Anecdotal feedback from industry participants suggests that the average build period for detached dwellings has increased from seven months pre-pandemic to the current timing of up to eleven months. Assuming that workers cannot be readily deployed onto other productive projects during wait periods, this could translate to a reduction in monthly turnover of greater than 30%. The risk of material delays when combined with the cost pressures detailed in our previous article, hardly make for ideal business conditions.

Builders who contracted ambitiously on terms and price to secure pipeline revenue in late 2020 and early 2021 – a time when the most significant supply chain constraints hadn’t manifested – are most at risk of incurring significant losses as a result of delays and cost blow-outs occurring while delivering these projects in the current cycle.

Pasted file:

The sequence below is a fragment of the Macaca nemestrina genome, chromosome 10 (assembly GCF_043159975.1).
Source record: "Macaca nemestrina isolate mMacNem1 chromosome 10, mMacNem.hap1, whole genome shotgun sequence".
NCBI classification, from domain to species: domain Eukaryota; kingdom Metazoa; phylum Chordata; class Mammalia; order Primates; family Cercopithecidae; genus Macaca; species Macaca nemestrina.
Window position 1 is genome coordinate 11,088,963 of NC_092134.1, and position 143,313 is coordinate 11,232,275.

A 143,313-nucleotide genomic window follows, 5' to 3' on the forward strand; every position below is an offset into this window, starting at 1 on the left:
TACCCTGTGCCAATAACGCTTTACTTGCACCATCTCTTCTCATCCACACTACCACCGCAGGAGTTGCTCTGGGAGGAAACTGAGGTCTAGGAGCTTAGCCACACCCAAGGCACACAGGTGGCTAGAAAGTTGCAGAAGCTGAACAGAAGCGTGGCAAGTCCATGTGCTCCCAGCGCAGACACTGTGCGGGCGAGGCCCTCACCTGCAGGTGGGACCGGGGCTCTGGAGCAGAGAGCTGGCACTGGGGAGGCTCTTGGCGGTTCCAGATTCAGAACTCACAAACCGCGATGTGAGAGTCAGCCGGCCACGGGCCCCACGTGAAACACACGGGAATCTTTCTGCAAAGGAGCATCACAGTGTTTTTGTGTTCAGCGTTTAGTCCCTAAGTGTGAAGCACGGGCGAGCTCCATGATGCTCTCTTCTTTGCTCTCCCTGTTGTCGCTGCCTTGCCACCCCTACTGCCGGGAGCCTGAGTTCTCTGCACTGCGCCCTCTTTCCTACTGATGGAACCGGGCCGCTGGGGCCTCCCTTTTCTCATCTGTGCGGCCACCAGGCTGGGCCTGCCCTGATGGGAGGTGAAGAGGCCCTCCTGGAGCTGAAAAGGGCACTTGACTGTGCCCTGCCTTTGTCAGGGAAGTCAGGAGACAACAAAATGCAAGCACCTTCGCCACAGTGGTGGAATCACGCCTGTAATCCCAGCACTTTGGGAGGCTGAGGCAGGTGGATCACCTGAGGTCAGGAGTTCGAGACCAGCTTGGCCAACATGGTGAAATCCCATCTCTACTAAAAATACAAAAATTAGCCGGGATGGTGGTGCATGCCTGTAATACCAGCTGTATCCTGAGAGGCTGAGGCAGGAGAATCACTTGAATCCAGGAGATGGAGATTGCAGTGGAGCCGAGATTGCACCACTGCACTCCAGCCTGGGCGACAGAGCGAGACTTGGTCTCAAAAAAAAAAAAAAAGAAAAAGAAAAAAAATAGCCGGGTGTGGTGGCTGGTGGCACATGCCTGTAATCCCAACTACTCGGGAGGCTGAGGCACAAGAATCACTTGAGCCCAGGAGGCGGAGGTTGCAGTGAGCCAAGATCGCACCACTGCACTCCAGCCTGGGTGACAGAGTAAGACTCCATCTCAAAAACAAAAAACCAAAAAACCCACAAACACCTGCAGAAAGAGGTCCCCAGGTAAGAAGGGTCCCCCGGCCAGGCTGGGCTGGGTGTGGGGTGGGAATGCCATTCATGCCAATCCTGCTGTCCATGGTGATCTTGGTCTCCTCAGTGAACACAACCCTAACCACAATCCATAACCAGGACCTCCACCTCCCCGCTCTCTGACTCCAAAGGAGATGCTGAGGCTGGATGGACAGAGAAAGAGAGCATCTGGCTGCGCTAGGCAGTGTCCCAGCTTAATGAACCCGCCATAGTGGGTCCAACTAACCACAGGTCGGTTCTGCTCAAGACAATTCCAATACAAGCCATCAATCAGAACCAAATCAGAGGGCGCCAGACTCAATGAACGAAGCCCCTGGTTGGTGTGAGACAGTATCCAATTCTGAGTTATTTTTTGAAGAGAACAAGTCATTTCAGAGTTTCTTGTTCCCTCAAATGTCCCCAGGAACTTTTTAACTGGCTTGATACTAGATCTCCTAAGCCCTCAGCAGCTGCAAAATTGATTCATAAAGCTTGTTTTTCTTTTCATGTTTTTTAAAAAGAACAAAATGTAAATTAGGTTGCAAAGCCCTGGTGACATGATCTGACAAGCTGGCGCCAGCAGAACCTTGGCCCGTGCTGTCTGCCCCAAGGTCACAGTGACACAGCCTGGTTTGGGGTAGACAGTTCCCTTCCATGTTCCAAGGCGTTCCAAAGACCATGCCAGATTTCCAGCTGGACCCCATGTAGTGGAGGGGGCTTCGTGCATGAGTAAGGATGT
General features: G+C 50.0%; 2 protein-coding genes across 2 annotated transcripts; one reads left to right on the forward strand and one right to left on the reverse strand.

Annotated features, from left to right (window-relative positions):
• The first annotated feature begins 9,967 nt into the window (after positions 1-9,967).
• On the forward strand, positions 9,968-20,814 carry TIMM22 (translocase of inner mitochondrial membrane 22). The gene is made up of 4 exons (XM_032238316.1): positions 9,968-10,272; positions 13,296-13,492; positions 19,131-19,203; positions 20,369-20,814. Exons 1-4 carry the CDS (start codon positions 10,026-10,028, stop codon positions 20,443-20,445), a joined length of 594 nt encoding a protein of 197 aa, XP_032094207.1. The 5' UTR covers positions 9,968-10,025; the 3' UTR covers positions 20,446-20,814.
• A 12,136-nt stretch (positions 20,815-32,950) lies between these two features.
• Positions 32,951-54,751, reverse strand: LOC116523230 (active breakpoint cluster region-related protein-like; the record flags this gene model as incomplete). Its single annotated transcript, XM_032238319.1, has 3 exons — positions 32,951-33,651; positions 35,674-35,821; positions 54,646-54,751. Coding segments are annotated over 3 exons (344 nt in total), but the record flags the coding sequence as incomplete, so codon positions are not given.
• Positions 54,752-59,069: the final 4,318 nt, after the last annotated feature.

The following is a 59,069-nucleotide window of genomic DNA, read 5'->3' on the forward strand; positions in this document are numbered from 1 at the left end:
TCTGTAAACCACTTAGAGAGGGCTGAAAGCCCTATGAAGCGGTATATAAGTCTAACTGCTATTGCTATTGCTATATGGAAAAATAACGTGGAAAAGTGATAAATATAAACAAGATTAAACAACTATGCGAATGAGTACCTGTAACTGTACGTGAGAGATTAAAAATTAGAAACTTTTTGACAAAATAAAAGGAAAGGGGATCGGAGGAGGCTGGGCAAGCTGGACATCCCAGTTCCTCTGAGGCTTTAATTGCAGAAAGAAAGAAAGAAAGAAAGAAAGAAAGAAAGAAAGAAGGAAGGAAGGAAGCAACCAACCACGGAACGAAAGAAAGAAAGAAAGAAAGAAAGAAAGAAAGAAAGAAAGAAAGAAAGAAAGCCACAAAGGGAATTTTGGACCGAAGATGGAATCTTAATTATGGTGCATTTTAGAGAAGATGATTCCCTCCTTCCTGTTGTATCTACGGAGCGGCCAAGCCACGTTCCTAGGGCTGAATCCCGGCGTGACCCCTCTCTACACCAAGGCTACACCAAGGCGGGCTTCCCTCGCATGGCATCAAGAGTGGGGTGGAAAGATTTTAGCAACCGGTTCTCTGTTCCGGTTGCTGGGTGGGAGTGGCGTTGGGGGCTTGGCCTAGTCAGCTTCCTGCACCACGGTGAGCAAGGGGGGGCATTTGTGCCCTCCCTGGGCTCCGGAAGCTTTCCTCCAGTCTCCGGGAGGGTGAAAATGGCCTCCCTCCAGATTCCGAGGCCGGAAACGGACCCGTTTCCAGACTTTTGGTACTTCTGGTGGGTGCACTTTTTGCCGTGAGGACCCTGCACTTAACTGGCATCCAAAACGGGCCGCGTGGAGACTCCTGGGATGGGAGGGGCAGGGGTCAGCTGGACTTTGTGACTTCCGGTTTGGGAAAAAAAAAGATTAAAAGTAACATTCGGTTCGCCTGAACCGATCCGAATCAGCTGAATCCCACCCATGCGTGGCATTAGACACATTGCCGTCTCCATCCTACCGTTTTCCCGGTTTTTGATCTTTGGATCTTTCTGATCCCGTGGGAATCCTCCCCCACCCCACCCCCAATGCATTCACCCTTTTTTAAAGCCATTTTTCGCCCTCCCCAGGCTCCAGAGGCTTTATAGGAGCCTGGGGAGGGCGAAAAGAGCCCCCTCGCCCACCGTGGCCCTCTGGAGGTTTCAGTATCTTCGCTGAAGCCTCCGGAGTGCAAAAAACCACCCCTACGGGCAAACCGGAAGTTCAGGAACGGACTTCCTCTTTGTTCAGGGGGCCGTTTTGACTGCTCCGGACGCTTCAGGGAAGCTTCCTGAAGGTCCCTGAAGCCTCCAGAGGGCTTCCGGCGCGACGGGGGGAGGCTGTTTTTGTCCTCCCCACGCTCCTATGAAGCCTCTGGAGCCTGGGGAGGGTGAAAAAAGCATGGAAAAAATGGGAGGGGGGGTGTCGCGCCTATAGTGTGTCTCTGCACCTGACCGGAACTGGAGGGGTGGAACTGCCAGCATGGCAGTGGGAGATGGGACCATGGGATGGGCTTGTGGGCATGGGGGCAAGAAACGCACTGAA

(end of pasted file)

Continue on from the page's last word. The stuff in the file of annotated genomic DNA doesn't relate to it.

Additional lead times need not result in project delays if project delivery plans order key materials sufficiently in advance. Notwithstanding this, the current environment presents an elevated risk of eating into preliminaries at the front end of contracts, and delay claims at the back end.

While the apparent solution is for builders to avoid contracts that leave them exposed to punitive or liquidated damages resulting from delays, their inclusion in contracts is more often than not the norm demanded by developers and financiers alike. Where a ‘cost-plus’ or ‘schedule of rates’ arrangement is off the table, builders should ensure that either project milestones documented in the contract are set conservatively, or the contract ‘protection’ is available to the builder to accommodate continuing experiences of supply chain disruption.